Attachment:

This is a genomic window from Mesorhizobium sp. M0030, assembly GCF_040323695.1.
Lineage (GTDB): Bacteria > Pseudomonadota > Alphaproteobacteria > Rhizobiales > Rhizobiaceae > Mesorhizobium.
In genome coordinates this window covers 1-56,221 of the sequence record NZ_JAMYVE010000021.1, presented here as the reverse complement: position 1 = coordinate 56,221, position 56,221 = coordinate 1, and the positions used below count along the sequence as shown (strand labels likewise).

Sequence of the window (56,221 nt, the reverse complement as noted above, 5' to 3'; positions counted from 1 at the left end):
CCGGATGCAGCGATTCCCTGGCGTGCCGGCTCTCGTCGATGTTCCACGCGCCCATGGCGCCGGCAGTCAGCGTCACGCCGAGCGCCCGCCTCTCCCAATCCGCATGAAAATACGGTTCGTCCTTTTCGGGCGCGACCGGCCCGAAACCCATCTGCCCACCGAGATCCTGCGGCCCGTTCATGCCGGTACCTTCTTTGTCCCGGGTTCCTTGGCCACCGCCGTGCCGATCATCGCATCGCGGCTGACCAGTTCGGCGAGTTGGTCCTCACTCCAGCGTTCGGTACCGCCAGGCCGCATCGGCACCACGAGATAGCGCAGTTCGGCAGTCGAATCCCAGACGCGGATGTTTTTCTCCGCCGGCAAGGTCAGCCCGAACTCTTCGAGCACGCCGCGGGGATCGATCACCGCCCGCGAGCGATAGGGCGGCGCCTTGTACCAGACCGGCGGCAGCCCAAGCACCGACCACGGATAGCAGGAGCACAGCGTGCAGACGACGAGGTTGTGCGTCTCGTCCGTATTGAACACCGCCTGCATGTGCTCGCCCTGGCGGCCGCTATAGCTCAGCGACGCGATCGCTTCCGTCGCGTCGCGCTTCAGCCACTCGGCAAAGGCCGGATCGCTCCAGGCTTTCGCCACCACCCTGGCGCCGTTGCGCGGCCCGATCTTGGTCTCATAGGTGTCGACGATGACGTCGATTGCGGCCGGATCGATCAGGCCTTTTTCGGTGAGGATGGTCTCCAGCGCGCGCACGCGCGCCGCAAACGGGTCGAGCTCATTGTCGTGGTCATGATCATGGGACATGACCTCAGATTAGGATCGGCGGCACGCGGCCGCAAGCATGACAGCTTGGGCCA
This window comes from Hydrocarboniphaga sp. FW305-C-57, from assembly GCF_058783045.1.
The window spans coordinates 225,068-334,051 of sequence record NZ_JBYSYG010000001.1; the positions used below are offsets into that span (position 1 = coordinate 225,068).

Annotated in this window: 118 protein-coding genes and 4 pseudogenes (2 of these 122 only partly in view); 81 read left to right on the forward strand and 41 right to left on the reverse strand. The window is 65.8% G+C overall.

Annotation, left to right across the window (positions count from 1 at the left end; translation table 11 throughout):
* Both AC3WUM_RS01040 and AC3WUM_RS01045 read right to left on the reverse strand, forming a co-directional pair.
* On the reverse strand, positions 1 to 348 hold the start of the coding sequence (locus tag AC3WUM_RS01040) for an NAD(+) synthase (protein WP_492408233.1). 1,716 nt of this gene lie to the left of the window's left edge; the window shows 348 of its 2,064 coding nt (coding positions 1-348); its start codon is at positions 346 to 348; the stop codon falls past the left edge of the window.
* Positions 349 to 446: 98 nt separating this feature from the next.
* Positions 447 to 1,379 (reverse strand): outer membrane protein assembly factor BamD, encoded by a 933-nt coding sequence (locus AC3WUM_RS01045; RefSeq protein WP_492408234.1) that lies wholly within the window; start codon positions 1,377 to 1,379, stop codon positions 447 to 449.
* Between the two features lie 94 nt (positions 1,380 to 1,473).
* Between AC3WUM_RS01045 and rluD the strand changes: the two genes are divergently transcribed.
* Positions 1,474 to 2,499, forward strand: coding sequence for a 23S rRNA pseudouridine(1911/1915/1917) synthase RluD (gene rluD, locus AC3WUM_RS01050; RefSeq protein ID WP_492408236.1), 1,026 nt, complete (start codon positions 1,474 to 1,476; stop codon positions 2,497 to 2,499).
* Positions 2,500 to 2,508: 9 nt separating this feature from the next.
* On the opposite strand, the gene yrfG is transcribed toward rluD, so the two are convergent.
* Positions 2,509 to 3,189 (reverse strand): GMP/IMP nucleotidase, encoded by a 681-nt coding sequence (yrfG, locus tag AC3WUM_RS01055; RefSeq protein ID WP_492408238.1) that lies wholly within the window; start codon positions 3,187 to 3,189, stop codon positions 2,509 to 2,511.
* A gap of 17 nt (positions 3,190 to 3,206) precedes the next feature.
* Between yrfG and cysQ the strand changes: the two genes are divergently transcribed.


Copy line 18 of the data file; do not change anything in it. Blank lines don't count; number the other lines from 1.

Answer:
* On the opposite strand, the gene yrfG is transcribed toward rluD, so the two are convergent.